Plaintiffs challenging the Trump administration’s decision to add a citizenship question to the 2020 census revealed new evidence Friday which appears to directly contradict claims made by the administration in its court filing last week.
The challengers filed documents Friday with the U.S. District Judge George J. Hazel illustrating that the recently deceased Republican strategist Thomas Hofeller had been in direct contact with high-level officials at the Census Bureau regarding the addition of a citizenship question.
“These newly discovered documents…eliminate any colorable doubt about the link between Hofeller and government employees involved in the citizenship question approval process,” the challengers’ attorneys wrote in a letter to Hazel.
The citizenship question controversy stems from records released last month by the estate of Thomas Hofeller, a Republican gerrymandering specialist, which purported to show that Hofeller specifically orchestrated the addition of the citizenship census question to achieve Republican electoral advantages.
Hofeller conducted a study on the effects a citizenship question would have on the overall census report, which allegedly became the template for the Trump administration in their decision to add the question. One of the conclusions of the study was that “A switch to the use of citizen voting age population as the redistricting population base for redistricting would be advantageous to Republicans and Non-Hispanic Whites.”
According to the New York Times, Hofeller even assisted in ghostwriting a draft DOJ letter to the Department of Commerce in 2017 requesting a citizenship question as a means of enforcing voting rights and concealing the results his 2015 study, claiming the question would benefit Latinos. Reports claim the letter was then passed to senior DOJ official John Gore before being sent to Commerce (known as the “Gary Letter”).
After being accused of adding a citizenship question in order to create a structural electoral advantage for “Republicans and Non-Hispanic Whites,” attorneys for the Department of Justice submitted a scathing response to the court, claiming the allegation amounted to nothing more than a “conspiracy theory,” so meritless it “borders on frivolous.”
“There is no smoking gun here; only smoke and mirrors,” the wrote, adding that, “In lieu of actual, admissible evidence, Plaintiffs rely on pure speculation to conjure an imagined link between the Hofeller study and the Gary Letter based on supposed “striking similarities” between the two documents. Plaintiffs’ insinuation is false.”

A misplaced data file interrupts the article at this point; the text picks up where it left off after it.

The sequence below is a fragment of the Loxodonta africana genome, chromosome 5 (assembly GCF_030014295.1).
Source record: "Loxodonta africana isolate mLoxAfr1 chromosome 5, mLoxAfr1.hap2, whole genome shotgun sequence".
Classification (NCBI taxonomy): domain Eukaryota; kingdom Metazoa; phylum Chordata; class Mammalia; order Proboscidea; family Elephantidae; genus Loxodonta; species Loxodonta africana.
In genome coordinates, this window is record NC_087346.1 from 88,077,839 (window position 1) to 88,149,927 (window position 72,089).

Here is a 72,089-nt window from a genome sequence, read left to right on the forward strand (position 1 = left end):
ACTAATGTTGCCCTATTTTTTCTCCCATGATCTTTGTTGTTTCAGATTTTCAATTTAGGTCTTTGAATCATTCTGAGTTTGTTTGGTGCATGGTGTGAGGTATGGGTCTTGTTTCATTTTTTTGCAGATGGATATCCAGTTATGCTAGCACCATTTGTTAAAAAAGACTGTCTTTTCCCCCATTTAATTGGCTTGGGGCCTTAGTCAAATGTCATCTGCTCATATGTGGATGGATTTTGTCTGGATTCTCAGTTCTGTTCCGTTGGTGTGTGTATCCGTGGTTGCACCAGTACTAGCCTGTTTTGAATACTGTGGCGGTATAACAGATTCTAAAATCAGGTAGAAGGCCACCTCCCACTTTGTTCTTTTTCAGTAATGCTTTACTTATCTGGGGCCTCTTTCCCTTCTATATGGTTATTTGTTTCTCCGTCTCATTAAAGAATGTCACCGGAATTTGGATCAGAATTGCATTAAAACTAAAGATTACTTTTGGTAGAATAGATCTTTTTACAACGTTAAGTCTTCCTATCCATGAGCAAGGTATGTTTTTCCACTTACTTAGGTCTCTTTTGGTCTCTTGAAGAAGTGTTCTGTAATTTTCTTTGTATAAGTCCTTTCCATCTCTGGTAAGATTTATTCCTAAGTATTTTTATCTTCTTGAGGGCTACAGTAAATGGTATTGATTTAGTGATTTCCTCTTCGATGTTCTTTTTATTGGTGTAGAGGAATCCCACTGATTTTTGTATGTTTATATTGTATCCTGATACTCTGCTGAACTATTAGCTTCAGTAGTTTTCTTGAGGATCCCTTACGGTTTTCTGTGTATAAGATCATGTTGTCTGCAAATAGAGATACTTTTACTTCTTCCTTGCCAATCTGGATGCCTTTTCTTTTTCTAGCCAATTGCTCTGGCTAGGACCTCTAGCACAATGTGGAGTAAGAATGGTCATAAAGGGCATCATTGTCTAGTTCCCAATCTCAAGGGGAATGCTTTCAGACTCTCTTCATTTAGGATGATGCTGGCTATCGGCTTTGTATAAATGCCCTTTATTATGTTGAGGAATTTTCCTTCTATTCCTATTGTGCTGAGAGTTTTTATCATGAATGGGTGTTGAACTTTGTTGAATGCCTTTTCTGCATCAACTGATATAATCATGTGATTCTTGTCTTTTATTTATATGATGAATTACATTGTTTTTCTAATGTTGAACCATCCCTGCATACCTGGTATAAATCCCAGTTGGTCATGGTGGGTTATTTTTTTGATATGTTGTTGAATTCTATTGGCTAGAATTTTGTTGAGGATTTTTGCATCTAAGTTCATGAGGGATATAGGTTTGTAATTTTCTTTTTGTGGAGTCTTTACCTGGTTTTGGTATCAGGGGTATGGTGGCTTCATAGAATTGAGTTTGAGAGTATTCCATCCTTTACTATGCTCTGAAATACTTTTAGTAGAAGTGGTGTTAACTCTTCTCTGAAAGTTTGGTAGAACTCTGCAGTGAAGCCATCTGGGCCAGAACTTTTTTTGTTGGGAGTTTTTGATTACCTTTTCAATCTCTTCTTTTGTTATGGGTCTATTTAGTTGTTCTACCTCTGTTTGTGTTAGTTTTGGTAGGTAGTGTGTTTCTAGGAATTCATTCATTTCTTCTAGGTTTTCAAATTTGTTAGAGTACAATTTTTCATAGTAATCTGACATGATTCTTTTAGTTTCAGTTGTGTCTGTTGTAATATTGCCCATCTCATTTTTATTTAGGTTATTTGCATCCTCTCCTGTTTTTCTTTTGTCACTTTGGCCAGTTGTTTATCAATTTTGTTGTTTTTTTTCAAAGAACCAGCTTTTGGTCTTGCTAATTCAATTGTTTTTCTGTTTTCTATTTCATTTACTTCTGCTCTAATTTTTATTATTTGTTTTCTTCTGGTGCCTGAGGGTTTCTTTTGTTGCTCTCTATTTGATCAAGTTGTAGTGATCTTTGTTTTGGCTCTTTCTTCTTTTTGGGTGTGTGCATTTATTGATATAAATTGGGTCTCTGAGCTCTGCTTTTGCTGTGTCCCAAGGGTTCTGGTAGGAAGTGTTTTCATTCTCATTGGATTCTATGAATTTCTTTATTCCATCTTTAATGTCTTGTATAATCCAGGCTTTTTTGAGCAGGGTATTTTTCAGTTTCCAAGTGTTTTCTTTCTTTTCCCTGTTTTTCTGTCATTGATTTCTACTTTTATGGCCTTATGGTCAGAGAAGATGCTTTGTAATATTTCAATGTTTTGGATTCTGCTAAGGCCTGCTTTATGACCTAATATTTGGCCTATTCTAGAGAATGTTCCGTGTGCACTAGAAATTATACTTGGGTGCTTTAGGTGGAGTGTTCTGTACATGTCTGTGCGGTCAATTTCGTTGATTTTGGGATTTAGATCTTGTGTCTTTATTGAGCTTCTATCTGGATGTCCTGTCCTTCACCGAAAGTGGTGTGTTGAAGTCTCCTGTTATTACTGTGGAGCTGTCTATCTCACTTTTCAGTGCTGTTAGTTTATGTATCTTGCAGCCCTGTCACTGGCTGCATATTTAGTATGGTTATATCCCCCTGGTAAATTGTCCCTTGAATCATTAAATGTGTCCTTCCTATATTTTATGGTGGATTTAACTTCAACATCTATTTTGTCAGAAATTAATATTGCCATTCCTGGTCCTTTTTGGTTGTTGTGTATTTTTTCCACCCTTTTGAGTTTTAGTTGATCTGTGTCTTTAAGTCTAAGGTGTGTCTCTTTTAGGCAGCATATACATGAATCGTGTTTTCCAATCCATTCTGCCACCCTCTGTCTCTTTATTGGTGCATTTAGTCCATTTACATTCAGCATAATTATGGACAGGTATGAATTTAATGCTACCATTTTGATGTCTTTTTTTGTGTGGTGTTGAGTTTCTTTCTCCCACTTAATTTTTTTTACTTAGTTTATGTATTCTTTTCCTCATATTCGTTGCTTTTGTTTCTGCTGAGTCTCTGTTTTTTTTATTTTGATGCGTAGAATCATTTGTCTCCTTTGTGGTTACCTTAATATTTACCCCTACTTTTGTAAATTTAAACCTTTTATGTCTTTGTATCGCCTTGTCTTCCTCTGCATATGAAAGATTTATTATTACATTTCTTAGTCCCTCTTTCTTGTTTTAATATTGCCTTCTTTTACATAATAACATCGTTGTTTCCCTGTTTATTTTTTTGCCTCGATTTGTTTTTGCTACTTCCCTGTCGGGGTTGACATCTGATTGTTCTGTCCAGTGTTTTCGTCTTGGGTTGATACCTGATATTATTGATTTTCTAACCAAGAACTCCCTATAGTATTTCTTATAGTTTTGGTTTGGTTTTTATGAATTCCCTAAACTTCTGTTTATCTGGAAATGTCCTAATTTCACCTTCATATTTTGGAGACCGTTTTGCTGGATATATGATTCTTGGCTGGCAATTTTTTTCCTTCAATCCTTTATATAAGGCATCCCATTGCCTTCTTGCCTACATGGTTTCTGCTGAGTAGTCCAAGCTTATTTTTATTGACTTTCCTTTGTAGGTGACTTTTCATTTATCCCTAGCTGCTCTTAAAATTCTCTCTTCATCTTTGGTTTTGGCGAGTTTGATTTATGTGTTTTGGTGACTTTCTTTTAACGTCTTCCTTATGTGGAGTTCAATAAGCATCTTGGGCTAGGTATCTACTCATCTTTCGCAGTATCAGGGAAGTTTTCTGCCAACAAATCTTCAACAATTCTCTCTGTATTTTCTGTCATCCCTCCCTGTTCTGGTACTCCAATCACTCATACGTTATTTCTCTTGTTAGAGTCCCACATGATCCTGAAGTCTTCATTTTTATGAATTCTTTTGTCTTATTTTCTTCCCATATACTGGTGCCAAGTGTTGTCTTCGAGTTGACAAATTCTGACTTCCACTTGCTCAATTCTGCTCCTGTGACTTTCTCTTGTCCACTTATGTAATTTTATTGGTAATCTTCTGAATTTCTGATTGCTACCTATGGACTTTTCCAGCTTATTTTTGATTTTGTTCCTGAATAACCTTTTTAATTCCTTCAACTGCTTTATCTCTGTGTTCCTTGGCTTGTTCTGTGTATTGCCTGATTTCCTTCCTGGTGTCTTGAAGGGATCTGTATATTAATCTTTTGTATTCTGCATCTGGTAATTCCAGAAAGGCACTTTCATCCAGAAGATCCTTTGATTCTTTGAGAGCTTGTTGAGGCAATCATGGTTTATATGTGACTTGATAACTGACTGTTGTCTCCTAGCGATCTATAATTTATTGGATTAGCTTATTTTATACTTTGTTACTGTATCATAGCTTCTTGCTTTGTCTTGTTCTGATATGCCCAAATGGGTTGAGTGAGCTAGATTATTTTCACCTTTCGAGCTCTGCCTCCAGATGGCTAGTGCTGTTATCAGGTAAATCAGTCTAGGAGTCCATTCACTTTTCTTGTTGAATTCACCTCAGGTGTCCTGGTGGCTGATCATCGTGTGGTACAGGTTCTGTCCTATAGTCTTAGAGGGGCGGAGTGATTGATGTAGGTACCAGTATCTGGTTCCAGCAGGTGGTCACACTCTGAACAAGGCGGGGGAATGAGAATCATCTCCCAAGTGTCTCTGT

However, emails submitted to the court on Friday demonstrate that Christa Jones, the current chief of staff to bureau director Steven Dillingham, had been emailing with Hofeller as far back as 2010 (Jones used both her government email and personal Hotmail account to email with Hofeller).
In one particular email from 2015, Jones sent Hofeller an email containing a link to a Federal Register notice asking for public comments in advance of testing potential census question changes.
“This can also be an opportunity to mention citizenship as well,” Jones wrote in the email.
A few months later, Hofeller completed the aforementioned study on the effects of the citizenship question.
Kathay Feng, national redistricting director for Common Cause, told the Washington Post Friday that the revelation of the Jones-Hofeller emails are very damaging to the government’s claims.
“Why would she use her personal email? Why would she email a partisan operative about a topic that was not under consideration at the Census Bureau?” Feng said. “The new documents eliminate any doubt about the link between the Republican gerrymandering mastermind and the citizenship question.”
The case is currently before the Supreme Court and expected to be decided by the end of June.
[image via JIM WATSON/AFP/Getty Images]
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